Overview: Infant Formula and Fluorosis
The proper amount of fluoride from infancy through old age helps prevent and control tooth decay. Community water fluoridation is a widely accepted practice for preventing and controlling tooth decay by adjusting the concentration of fluoride in the public water supply.
Fluoride intake from water and other fluoride sources, such as toothpaste and mouthrinses, during the ages when teeth are forming (from birth through age 8) also can result in changes in the appearance of the tooth's surface called dental fluorosis. In the United States, the majority of dental fluorosis is mild and appears as white spots that are barely noticeable and difficult for anyone except a dental health care professional to see.
Recent evidence suggests that mixing powdered or liquid infant formula concentrate with fluoridated water on a regular basis may increase the chance of a child developing the faint, white markings of very mild or mild enamel fluorosis.
You can use fluoridated water for preparing infant formula. However, if your child is exclusively consuming infant formula reconstituted with fluoridated water, there may be an increased chance for mild dental fluorosis. To lessen this chance, parents can use low-fluoride bottled water some of the time to mix infant formula; these bottled waters are labeled as de-ionized, purified, demineralized, or distilled.
What is the best source of nutrition for infants?
Breastfeeding is ideal for infants. CDC is committed to increasing breastfeeding throughout the United States and promoting optimal breastfeeding practices. Both babies and mothers gain many benefits from breastfeeding. Breast milk is easy to digest and contains antibodies that can protect infants from bacterial and viral infections. More can be learned about this subject at http://www.cdc.gov/breastfeeding/.
If breastfeeding is not possible, several types of formula are available for infant feeding. Parents and caregivers are encouraged to speak with their pediatrician about what type of infant formula is best suited for their child.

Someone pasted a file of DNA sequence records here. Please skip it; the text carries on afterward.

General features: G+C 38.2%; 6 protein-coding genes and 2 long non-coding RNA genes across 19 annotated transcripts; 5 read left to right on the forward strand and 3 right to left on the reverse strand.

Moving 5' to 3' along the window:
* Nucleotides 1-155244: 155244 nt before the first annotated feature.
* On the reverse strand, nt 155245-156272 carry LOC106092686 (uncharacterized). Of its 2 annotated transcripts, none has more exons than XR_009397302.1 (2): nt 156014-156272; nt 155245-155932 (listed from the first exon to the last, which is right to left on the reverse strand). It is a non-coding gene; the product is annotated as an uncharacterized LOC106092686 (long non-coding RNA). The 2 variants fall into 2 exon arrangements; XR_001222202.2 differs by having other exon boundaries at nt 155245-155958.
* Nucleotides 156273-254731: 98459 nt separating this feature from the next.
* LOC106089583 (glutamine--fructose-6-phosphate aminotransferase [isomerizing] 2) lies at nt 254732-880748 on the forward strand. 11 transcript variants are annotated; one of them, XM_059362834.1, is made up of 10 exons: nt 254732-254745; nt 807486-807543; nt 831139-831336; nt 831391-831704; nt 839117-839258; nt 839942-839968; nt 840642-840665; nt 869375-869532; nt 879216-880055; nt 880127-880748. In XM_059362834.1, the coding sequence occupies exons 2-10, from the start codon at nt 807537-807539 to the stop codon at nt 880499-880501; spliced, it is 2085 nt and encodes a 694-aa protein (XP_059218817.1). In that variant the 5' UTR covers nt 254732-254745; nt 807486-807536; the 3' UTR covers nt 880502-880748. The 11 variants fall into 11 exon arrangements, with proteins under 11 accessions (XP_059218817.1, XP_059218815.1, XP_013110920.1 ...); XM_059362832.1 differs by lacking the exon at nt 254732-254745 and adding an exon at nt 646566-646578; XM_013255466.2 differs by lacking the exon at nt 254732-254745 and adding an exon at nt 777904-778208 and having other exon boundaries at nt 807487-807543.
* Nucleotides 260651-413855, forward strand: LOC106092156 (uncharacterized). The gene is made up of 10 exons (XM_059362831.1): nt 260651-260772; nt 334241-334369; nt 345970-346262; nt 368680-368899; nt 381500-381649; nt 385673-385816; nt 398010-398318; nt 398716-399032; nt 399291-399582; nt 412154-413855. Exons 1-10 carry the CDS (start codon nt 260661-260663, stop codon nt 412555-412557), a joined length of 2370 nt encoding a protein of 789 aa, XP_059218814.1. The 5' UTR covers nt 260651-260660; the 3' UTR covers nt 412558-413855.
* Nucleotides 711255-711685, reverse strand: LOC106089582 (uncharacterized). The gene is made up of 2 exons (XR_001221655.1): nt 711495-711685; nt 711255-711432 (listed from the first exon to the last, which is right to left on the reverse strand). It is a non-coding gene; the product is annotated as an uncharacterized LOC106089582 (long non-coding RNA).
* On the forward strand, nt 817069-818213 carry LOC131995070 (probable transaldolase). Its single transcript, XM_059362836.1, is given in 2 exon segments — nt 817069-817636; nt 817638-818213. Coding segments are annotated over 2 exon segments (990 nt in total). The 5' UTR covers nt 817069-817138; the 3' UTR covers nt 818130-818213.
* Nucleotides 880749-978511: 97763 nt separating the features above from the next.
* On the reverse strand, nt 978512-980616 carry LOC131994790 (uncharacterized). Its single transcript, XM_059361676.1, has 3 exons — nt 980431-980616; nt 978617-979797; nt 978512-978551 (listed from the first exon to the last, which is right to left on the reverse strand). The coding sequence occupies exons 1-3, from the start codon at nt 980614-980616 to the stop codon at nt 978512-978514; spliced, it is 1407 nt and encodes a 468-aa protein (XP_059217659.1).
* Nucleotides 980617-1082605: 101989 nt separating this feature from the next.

Why is there a focus on infant formula as a source of fluoride?
Infant formula manufacturers take steps to assure that infant formula contains low fluoride levels—the products themselves are not the issue. Although formula itself has low amounts of fluoride, if your child is exclusively consuming infant formula reconstituted with fluoridated water, there may be an increased chance for mild dental fluorosis.
Infants consume little other than breast milk or formula during the first 4 to 6 months of life, and continue to have a high intake of liquids during the entire first year. Therefore, proportional to body weight, fluoride intake may be higher for younger or smaller children than for older children, adolescents, or adults.
What types of infant formula may increase the chance of dental fluorosis?
There are three types of formula available in the United States for infant feeding. These are powdered formula, which comes in bulk or single-serve packets, concentrated liquid, and ready-to-feed formula. Ready-to-feed formula contains little fluoride and does not contribute to development of dental fluorosis. Those types of formula that require mixing with water—powdered or liquid concentrates—can be a child's main source of fluoride intake (depending upon the fluoride content of the water source used) and may increase the chance of dental fluorosis.
Can I use optimally fluoridated tap water to mix infant formula?
Yes, you can use fluoridated water for preparing infant formula. However, if your child is exclusively consuming infant formula reconstituted with fluoridated water, there may be an increased chance for mild dental fluorosis. To lessen this chance, parents can use low-fluoride bottled water some of the time to mix infant formula; these bottled waters are labeled as de-ionized, purified, demineralized, or distilled.
How can I find out the level (concentration) of fluoride in my tap water?
The best source of information on fluoride levels in your water system is your local water utility. Other knowledgeable sources may be a local public health authority, dentist, dental hygienist, or physician. CDC's Web site My Water's Fluoride allows consumers in some states to learn the fluoridation status of their water system. Nearly all tap water contains some natural fluoride, but, depending on the water system, the concentration can range from very low (0.2 mg/L fluoride or less) to very high (2.0 mg/L fluoride or higher). Approximately 72% of all public water systems serving about 195 million people adjust the fluoride in their water to the level recommended to prevent tooth decay.
Will using only low fluoride water to mix formula eliminate my child's risk for dental fluorosis?
Using only water with low fluoride levels to mix formula will reduce, but will not eliminate, the risk for dental fluorosis. Children can take in fluoride from other sources during the time that teeth are developing (birth through age 8). These sources include drinking water, foods and beverages processed with fluoridated water, and dental products, such as fluoride toothpaste, that can be swallowed by young children whose swallowing reflex is not fully developed.